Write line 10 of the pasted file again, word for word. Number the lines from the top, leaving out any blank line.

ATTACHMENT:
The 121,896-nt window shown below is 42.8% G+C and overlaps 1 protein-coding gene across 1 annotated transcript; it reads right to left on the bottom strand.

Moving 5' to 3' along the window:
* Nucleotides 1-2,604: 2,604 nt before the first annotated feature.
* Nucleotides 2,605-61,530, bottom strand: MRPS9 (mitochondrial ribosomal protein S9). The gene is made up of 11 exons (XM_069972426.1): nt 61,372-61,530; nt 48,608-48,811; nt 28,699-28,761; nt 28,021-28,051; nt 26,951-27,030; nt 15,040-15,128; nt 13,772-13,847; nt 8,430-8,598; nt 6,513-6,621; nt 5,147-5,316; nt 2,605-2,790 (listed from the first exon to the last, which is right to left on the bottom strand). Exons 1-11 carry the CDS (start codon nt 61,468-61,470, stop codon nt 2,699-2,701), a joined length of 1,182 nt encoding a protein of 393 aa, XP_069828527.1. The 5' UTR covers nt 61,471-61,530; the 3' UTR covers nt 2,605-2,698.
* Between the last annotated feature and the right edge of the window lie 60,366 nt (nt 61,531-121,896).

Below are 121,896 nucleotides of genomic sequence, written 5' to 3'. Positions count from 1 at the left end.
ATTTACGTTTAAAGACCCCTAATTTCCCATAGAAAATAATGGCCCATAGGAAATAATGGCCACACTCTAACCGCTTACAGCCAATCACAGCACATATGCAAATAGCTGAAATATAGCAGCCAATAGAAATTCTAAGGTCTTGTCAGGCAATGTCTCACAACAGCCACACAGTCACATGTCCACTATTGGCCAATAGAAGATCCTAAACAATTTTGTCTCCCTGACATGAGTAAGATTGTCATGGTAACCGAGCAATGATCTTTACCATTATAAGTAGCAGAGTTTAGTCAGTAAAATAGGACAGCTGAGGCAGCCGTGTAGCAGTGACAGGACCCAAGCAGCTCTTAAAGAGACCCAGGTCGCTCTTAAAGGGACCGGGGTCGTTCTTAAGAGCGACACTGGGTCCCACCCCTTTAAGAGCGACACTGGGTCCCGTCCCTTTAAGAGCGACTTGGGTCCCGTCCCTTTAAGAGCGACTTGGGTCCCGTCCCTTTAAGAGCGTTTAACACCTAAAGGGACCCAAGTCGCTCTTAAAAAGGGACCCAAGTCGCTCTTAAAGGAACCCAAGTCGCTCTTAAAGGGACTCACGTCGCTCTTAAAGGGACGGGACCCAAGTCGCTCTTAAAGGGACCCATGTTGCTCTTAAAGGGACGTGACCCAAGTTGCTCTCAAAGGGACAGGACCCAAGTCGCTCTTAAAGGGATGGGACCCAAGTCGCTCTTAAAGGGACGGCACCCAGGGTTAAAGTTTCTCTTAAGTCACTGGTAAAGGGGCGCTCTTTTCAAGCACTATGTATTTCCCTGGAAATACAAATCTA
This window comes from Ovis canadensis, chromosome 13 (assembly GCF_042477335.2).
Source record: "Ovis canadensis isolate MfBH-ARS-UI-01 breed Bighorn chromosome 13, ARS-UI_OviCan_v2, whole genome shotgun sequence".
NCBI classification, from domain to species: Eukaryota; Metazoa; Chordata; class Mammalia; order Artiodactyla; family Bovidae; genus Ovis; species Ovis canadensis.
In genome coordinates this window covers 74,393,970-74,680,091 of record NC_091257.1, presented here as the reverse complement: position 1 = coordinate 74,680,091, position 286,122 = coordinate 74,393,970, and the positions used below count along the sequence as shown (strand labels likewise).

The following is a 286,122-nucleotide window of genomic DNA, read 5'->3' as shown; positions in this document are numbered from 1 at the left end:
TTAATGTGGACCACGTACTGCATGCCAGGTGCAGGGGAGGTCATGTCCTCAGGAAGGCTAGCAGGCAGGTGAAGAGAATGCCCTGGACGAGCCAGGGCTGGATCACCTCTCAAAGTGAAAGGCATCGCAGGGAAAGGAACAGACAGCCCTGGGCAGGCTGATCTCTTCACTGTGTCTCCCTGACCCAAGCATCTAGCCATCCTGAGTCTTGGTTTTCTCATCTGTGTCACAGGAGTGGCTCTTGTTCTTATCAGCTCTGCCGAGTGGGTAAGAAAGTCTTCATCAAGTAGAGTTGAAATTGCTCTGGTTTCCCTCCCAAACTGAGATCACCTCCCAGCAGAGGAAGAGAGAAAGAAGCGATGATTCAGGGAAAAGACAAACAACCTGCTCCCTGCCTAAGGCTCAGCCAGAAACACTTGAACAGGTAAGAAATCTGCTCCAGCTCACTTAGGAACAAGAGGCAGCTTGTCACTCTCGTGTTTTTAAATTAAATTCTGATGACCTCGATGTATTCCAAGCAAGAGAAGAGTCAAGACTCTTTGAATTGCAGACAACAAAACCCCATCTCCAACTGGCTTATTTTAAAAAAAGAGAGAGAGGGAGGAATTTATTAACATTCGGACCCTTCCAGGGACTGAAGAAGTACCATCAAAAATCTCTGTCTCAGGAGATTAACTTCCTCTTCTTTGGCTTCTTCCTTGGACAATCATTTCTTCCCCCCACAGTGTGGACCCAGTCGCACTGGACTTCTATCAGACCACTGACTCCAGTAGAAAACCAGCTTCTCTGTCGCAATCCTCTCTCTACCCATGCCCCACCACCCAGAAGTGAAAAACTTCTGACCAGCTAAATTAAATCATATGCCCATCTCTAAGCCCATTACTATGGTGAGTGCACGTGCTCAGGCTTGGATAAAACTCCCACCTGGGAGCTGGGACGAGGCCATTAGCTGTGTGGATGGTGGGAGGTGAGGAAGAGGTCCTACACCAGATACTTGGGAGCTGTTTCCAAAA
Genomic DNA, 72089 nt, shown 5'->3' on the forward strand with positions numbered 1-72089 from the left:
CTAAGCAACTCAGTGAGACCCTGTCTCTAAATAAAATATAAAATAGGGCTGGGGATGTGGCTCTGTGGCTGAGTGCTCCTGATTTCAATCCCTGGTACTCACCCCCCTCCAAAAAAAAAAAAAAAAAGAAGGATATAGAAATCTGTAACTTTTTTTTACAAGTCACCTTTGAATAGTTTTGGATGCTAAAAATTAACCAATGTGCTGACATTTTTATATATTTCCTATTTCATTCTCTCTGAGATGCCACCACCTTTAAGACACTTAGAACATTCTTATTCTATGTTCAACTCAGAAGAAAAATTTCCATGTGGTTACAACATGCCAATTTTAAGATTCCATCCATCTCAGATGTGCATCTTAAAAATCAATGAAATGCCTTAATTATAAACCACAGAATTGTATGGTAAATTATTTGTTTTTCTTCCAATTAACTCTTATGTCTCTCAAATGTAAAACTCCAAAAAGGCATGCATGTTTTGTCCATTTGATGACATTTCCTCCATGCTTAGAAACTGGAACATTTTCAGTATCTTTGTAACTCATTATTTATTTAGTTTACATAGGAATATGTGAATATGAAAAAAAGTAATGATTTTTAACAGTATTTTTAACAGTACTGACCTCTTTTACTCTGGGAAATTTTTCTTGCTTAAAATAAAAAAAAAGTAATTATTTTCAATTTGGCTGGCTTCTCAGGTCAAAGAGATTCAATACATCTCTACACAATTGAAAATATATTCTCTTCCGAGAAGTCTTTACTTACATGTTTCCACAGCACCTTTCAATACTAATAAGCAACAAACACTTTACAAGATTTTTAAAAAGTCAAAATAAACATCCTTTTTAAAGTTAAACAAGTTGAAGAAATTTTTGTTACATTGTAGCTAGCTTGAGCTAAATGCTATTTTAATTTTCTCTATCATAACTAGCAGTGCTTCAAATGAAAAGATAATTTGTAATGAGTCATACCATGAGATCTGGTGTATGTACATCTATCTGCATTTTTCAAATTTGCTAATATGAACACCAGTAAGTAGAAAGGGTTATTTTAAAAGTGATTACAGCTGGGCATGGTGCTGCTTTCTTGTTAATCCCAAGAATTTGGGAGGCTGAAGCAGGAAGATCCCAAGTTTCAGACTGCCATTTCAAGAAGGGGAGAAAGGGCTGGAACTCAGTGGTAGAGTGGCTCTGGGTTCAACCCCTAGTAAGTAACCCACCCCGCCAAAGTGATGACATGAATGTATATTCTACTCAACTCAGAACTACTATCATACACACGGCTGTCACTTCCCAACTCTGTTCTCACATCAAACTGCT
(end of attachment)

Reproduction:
NCBI classification, from domain to species: Eukaryota; Metazoa; Chordata; class Mammalia; order Artiodactyla; family Bovidae; genus Ovis; species Ovis canadensis.